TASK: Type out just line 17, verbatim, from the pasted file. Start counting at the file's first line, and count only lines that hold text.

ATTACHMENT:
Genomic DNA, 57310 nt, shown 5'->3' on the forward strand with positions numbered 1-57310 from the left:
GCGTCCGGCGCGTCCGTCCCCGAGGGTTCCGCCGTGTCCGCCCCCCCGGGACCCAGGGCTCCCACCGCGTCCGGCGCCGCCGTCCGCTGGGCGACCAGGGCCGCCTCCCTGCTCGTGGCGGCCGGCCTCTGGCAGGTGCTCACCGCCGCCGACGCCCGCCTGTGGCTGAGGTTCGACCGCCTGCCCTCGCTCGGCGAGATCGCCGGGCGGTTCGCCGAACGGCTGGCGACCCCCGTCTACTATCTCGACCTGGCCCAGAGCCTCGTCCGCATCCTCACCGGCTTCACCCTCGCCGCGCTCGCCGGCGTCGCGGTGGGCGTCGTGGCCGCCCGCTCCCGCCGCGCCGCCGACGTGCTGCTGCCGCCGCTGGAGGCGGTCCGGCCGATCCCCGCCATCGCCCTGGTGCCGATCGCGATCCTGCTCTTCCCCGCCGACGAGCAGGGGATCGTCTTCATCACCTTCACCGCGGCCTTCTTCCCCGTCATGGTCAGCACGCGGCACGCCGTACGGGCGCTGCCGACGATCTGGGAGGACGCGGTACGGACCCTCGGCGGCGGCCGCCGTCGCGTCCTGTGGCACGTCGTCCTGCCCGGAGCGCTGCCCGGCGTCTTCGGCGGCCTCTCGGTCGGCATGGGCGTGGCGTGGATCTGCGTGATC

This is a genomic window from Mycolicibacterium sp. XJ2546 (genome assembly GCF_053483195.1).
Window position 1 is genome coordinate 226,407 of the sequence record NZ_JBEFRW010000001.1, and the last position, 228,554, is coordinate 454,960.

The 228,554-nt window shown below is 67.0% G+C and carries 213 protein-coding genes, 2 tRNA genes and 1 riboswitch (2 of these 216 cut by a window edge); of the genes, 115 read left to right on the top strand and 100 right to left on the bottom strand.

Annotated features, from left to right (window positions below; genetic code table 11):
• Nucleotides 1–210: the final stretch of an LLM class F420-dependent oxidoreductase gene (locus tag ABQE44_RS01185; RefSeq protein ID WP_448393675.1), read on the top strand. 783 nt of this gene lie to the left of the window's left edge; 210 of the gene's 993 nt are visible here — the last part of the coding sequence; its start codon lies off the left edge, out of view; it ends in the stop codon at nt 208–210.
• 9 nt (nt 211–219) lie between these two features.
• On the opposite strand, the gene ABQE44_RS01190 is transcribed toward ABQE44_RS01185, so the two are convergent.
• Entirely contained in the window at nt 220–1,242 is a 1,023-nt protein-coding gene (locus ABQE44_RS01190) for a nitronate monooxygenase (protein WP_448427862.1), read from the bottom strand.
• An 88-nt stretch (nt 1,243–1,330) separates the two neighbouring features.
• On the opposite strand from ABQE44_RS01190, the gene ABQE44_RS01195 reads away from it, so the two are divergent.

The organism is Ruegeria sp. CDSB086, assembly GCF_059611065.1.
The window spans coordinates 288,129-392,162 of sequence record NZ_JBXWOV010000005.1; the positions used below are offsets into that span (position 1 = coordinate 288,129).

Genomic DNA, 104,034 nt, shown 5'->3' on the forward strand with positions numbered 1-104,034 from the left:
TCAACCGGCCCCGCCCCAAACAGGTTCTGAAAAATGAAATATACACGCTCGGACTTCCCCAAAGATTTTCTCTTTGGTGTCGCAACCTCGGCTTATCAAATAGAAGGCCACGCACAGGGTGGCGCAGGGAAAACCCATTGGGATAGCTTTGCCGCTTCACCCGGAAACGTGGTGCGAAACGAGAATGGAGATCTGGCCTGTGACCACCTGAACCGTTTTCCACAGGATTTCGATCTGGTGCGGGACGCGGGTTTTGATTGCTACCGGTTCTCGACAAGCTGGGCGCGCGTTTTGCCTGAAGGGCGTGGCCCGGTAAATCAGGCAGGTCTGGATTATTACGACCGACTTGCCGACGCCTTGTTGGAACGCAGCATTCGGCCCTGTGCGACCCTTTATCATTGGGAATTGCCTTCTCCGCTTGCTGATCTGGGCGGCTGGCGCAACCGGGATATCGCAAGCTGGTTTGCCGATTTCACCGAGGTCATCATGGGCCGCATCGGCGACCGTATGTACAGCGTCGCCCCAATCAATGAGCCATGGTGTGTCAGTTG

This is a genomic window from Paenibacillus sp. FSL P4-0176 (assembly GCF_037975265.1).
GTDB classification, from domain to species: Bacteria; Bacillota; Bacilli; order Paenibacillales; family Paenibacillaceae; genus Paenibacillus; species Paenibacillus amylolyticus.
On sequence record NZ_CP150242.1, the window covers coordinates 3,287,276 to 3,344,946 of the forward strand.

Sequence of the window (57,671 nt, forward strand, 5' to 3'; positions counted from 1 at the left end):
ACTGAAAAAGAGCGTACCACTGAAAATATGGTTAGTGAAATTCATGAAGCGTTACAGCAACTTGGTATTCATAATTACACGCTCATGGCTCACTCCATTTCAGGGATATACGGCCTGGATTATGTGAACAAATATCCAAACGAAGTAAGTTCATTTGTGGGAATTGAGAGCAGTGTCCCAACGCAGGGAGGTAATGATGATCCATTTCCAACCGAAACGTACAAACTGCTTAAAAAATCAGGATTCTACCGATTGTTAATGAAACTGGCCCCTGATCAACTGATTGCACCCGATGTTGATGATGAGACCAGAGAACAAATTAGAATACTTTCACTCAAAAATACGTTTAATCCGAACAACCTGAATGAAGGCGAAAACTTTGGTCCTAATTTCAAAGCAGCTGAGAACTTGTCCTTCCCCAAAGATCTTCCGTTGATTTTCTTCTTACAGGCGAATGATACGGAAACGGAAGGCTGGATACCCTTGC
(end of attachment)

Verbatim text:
This is a genomic window from Paenibacillus sp. FSL P4-0176 (assembly GCF_037975265.1).